Extreme Weather Hits Home – Weblog

January 8, 2008

Tornadoes in January

Filed under: Rising Temperatures — Tags: , , , — John Banta @ 4:19 am

Unseasonably warm weather has resulted in rare January tornadoes in Missouri, Wisconsin, Arkansas, Illinois and Oklahoma. More warm weather in the midwest and tornadoes are expected to continue for another day.

 Temperature records for January were set in Buffalo, Toledo, Atlantic City New Jersey and Chicago.

http://www6.comcast.net/news/articles/general/2008/01/08/Severe.Weather/

December 21, 2007

Increasing Incidence of Ice Storms

Filed under: Freezing/Melting — Tags: , , , — John Banta @ 6:35 pm

Extreme Weather Hits Home, Protecting Your Buildings From Climate Change  This may seem counter-intuitive, but the increasing incidence of ice storms is being connected with climate change. The December 9th and 10th ice storms in Oklahoma and surrounding states has set records for causing power outages. Oklahoma Gas and Electric has indicated that over half of their customers lost power due to the storms for the first time ever.

So how can an ice storm be associated with global warming? Warmer temperatures mean the upper atmosphere can hold more moisture. When this moisture condenses it begins to fall as rain. If surface conditions are below freezing, the rain drops freeze and become ice. When upper atmosphere temperatures are cold the water falls as snow not rain. Snow is less damaging since it weighs about 1/10th as much as ice. So global warming is resulting in more ice storms because the snow doesn’t form.

December 1, 2007

IPCC Final Report now available

Filed under: Global warming — Tags: , , , — John Banta @ 12:22 am

The final IPCC 4th report has now been posted at: http://www.ipcc.ch/ipccreports/ar4-syr.htm (about two weeks ago I posted the draft address). It is still subject to final copy edit.

November 19, 2007

Draft of IPCC 4th Report Posted

Filed under: Global warming — Tags: , , , , — John Banta @ 8:11 am

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The fourth and final part of the IPCC’s 2007 report has been posted in draft from and can be accessed at: http://www.ipcc.ch/pdf/assessment-report/ar4/syr/ar4_syr_spm.pdf

 Some highlights include:

Warming of the climate system is unequivocal, as is now evident from observations of increases in global average air and ocean temperatures, widespread melting of snow and ice, and rising global average sea level,”

“Eleven of the last twelve years (1995-2006) rank among the twelve warmest years in the instrumental record of global surface temperature (since 1850) … The temperature increase is widespread over the globe, and is greater at higher northern latitudes … Land regions have warmed faster than the oceans.”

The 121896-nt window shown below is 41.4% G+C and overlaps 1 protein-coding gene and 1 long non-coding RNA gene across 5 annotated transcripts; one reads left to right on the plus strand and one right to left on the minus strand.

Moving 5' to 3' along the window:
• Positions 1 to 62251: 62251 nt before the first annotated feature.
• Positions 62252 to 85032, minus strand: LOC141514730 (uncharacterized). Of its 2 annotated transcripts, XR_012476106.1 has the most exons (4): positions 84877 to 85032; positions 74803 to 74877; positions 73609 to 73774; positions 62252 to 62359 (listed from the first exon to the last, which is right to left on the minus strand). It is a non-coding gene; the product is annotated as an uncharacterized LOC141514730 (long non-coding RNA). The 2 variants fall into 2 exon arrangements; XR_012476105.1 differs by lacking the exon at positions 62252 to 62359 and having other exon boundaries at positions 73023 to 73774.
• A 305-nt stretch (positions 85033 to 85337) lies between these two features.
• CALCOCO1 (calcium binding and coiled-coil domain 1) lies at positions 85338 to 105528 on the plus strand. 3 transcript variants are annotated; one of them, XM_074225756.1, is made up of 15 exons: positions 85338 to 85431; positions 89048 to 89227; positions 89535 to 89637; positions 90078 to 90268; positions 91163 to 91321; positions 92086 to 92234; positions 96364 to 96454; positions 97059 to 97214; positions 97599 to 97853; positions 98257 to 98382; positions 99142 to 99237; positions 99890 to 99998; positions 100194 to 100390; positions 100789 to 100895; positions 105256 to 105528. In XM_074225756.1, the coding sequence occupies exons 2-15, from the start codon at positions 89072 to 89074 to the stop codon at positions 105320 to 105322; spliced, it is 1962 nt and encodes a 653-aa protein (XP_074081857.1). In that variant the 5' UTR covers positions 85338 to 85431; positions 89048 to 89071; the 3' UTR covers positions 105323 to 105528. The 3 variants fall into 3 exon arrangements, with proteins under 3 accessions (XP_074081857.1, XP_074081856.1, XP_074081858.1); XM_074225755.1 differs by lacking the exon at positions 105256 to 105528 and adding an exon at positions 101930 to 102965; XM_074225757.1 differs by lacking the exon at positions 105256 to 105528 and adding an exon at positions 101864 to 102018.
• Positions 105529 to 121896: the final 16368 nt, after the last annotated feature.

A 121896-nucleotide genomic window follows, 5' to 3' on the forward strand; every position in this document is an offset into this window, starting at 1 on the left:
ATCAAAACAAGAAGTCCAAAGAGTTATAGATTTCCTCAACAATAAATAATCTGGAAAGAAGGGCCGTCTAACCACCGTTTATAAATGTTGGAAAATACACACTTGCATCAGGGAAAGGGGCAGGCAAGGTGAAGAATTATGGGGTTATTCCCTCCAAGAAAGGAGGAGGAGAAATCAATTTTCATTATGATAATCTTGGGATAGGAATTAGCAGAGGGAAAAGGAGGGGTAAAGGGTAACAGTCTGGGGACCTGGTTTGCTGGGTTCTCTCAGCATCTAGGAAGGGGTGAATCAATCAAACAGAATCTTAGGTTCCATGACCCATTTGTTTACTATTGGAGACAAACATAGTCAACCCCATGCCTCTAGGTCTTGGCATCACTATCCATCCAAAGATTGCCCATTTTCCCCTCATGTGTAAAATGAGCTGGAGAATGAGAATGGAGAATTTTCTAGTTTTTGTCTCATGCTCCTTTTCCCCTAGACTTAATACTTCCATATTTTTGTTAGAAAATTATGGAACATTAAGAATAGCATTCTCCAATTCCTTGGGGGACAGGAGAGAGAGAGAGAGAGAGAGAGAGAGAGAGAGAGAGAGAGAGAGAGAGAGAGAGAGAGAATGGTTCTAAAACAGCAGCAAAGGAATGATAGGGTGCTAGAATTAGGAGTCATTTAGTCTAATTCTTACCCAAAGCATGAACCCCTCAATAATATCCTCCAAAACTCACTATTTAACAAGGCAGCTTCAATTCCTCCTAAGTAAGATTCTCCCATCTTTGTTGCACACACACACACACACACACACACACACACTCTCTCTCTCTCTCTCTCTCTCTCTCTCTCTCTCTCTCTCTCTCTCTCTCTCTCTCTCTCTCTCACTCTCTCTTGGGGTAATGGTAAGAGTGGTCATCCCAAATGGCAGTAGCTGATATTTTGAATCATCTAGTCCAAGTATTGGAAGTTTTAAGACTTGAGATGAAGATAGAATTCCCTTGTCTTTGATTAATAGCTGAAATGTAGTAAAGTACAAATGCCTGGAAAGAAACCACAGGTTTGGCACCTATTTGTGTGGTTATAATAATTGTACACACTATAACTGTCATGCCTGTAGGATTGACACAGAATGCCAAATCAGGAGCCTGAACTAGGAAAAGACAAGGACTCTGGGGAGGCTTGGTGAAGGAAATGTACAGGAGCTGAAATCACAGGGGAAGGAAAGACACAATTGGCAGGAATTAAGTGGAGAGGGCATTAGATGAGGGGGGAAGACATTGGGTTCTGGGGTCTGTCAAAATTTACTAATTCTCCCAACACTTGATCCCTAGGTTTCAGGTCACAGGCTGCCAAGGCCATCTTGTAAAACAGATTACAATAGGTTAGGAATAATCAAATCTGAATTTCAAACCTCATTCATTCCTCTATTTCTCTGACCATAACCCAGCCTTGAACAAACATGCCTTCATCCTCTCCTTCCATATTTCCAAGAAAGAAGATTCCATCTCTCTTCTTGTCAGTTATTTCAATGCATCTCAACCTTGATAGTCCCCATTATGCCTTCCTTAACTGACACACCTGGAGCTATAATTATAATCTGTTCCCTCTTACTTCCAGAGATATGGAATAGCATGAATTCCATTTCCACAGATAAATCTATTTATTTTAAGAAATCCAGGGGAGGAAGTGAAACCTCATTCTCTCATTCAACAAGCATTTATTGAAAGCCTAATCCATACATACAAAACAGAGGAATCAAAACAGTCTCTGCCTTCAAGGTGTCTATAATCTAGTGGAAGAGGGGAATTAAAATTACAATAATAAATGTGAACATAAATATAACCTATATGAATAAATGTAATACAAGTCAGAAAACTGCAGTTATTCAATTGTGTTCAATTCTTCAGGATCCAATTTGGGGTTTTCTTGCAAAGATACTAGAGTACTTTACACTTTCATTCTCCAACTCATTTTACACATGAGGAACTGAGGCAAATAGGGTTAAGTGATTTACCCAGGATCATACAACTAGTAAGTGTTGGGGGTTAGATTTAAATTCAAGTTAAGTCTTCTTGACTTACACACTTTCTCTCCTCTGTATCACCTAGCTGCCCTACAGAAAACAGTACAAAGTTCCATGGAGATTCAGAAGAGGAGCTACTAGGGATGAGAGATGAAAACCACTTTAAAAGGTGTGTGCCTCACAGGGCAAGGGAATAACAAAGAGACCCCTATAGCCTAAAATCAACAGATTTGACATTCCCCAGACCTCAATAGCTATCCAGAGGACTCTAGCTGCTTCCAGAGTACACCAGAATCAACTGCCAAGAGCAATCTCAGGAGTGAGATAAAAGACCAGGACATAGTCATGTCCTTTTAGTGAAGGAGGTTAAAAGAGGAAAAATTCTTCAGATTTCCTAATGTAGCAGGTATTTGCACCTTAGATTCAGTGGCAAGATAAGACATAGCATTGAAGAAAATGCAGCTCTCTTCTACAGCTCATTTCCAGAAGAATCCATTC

Responses to some recent extreme events reveal higher levels of vulnerability than the Third Assessment Report. There is now higher confidence in the projected increases in droughts, heatwaves, and floods as well as their adverse impacts.”

An introductory slide show is at: http://www.ipcc.ch/pdf/presentations/pachauri-un_nyc_2007-09-07.pdf

October 14, 2007

Study ties Increasing Humidity to Global Warming

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 The October 11, 2007 edition of the Journal Nature reported humidity levels are increasing and that this is consistent with predictions for global warming. http://news.bbc.co.uk/1/hi/sci/tech/7038278.stm

This further supports my contention that many buildings in the northern part of the U.S. and Canada are going to be more likely to trap moisture in the walls and other building cavities. As buildings in the north experience higher levels of humidity, they will experience conditions more typical of the southern United States. The presence of a vapor barrier on the interior of a building is more likely to allow condensation moisture to form in wall cavities when outdoor conditions are hotter and more humid. I provide a much more detailed explanation of moisture flow in buildings in my book. I also discuss how to predict when conditions will allow moisture to become trapped and how to prevent the problem. One of the tools I suggest is the WUFI model for moisture flow in buildings. This can be downloaded at http://www.ornl.gov/sci/btc/apps/moisture/index.html

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